Susanna Schellenberg: October 2013
Post date: Oct 2, 2013 8:31:54 PM
Susanna SchellenbergRutgers UniversitySusanna Schellenberg is an Associate Professor in the Department of Philosophy at Rutgers University. She holds a secondary appointment at the Rutgers University Center for Cognitive Science (RuCCS). Before joining the faculty at Rutgers, she spent several years at the Australian National University. Schellenberg was the first woman to be hired in a permanent position in the School of Philosophy at the Research School of Social Sciences at the Australian National University.
She works on a range of topics in epistemology, philosophy of mind, and philosophy of language. The issues she has tackled include the nature of perceptual experience, evidence, capacities, mental content, and imagination. She has developed an integrated account of the phenomenological and epistemological role of perceptual experience. One of the key ideas in developing this account is that perceptual experience is a matter of employing perceptual capacities.
In epistemology, Schellenberg has developed a new account of the epistemic force of experience. She argues that sensory states provide perceptual evidence due to their metaphysical structure: Sensory states are yielded by employing perceptual capacities that function to single out particulars in our environment. So there is primacy of the employment of perceptual capacities in perception over their employment in hallucination and illusion. Due to this primacy, sensory states provide us with evidence. This view of evidence is externalist while avoiding the pitfalls of reliabilist accounts. Moreover, it provides for an evidential answer to how and why we are in a better epistemic position when we perceive than when we hallucinate.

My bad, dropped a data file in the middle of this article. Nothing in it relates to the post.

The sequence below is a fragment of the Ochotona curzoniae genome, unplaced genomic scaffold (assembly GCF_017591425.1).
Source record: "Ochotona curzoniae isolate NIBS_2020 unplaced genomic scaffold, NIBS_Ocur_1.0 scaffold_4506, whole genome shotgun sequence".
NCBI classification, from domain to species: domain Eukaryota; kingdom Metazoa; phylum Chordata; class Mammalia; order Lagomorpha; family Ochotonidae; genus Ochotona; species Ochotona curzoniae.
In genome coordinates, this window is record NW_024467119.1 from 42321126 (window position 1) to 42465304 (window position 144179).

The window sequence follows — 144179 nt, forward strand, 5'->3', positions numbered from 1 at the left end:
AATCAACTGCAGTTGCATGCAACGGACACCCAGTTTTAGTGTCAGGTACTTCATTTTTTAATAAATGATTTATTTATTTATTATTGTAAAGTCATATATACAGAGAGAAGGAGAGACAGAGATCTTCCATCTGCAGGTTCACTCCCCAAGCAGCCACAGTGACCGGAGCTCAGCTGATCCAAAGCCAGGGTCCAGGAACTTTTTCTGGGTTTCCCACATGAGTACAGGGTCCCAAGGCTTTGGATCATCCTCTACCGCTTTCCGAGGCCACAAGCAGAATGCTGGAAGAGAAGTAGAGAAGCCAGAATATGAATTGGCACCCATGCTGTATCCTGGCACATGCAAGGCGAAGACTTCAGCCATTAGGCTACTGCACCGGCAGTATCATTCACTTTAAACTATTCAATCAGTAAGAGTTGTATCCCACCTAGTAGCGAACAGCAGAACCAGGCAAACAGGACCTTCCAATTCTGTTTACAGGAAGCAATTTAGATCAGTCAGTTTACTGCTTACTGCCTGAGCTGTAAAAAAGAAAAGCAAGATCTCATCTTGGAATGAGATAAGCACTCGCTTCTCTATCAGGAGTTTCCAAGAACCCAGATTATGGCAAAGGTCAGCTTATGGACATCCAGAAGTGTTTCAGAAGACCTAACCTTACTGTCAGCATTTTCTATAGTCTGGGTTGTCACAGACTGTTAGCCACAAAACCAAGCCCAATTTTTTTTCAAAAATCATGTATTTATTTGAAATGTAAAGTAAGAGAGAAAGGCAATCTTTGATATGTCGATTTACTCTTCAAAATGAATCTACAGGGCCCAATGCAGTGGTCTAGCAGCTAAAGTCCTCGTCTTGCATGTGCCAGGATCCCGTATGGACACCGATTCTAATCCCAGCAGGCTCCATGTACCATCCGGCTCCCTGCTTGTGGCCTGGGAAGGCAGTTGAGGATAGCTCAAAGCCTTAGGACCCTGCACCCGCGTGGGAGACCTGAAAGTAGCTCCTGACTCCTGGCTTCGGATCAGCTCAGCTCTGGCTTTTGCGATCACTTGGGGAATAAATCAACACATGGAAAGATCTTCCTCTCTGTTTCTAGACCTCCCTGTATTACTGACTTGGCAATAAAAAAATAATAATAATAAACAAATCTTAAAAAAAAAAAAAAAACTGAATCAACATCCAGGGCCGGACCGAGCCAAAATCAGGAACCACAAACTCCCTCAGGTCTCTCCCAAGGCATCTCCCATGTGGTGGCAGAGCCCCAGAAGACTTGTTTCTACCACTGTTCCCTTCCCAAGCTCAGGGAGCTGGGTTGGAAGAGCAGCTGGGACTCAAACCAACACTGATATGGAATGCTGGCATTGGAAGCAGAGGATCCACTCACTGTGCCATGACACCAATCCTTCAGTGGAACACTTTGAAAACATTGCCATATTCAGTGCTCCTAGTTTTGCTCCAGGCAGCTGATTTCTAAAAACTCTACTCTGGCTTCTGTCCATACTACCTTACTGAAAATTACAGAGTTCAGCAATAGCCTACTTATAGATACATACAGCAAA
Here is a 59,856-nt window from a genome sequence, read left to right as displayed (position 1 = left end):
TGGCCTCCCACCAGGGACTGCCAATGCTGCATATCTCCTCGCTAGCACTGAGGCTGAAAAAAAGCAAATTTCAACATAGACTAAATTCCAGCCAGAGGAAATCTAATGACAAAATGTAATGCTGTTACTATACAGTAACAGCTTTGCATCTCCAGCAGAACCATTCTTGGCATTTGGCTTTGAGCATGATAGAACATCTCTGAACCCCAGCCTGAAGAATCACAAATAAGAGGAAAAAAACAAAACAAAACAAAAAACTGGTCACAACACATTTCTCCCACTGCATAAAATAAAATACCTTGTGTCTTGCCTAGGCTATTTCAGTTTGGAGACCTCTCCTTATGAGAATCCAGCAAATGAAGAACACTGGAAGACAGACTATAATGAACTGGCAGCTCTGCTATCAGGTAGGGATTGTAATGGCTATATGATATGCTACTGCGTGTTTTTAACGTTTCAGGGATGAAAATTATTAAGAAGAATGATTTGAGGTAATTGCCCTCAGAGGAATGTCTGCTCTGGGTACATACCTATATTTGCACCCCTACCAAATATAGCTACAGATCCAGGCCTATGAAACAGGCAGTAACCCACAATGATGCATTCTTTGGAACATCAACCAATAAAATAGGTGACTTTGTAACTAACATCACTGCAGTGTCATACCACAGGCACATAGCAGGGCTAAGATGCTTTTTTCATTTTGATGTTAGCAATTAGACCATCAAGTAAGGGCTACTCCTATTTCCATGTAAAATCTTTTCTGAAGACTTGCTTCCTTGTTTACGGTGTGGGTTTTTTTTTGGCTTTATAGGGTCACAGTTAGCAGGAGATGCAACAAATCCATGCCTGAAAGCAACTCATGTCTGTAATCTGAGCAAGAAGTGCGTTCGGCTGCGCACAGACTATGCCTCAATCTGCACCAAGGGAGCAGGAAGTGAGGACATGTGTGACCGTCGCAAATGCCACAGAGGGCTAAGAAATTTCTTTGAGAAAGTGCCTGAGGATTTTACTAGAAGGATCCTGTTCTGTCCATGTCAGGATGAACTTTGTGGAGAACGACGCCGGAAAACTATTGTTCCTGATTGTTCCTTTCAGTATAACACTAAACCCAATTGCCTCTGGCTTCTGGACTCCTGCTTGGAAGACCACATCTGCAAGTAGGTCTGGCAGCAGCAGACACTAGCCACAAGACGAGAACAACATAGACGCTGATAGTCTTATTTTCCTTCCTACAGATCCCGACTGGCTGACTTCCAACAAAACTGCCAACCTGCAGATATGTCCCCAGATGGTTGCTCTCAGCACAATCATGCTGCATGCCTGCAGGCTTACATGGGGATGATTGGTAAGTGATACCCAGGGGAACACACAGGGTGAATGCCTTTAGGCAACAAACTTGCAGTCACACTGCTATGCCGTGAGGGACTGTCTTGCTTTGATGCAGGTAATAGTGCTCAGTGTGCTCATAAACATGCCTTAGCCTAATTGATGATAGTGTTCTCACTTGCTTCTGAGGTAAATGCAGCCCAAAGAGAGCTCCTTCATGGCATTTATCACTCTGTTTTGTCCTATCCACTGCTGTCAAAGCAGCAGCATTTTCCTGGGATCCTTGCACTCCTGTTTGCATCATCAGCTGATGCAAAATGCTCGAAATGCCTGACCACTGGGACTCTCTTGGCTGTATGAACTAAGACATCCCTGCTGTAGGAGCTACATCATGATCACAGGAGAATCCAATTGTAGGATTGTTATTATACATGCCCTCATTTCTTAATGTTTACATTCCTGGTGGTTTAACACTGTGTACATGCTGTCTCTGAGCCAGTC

In philosophy of mind, Schellenberg has defended the idea that experience is representational and developed a detailed account of the nature of perceptual content that advances a new way of understanding singular modes of presentations. She argues that experience is fundamentally both relational and representational. This view of content has interesting implications for the sensory character of experience. It provides for a way of understanding sensory character in terms of a mental activity, more specifically, in terms of employing perceptual capacities. The idea is that in hallucination, we employ the very same perceptual capacities that in a subjectively indistinguishable perceptual experience are employed as a consequence of being related to external, mind-independent objects or property-instances. Employing perceptual capacities yields a mental state with content. This representational account of sensory character is an alternative to the orthodox approach on which sensory character is analyzed in terms of awareness relations to abstract entities, such as properties, sense-data, or other peculiar entities. By arguing that we employ the very same perceptual capacities in subjectively indistinguishable perceptions, hallucinations, and illusions, Schellenberg provides a substantive way of understanding the common factor between these experiences.
Another focus of her research has been space perception and the situation-dependency of perception. In addition to her primary areas of research, she has written papers on inferential semantics and the philosophy of Gottlob Frege.